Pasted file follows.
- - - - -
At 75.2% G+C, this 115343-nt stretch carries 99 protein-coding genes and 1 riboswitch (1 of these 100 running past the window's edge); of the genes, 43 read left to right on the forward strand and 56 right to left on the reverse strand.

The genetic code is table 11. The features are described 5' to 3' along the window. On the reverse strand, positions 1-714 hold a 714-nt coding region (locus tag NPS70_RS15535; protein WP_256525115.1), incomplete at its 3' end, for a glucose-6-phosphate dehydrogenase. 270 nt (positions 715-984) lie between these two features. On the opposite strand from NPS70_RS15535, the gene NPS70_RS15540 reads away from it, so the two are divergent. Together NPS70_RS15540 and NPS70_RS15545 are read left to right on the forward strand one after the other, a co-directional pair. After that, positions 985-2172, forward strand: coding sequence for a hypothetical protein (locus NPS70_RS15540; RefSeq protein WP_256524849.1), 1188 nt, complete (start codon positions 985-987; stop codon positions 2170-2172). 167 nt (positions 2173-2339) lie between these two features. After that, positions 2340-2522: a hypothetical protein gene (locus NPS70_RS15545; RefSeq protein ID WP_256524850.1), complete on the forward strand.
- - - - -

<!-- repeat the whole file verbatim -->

At 75.2% G+C, this 115343-nt stretch carries 99 protein-coding genes and 1 riboswitch (1 of these 100 running past the window's edge); of the genes, 43 read left to right on the forward strand and 56 right to left on the reverse strand.

The genetic code is table 11. The features are described 5' to 3' along the window. On the reverse strand, positions 1-714 hold a 714-nt coding region (locus tag NPS70_RS15535; protein WP_256525115.1), incomplete at its 3' end, for a glucose-6-phosphate dehydrogenase. 270 nt (positions 715-984) lie between these two features. On the opposite strand from NPS70_RS15535, the gene NPS70_RS15540 reads away from it, so the two are divergent. Together NPS70_RS15540 and NPS70_RS15545 are read left to right on the forward strand one after the other, a co-directional pair. After that, positions 985-2172, forward strand: coding sequence for a hypothetical protein (locus NPS70_RS15540; RefSeq protein WP_256524849.1), 1188 nt, complete (start codon positions 985-987; stop codon positions 2170-2172). 167 nt (positions 2173-2339) lie between these two features. After that, positions 2340-2522: a hypothetical protein gene (locus NPS70_RS15545; RefSeq protein ID WP_256524850.1), complete on the forward strand.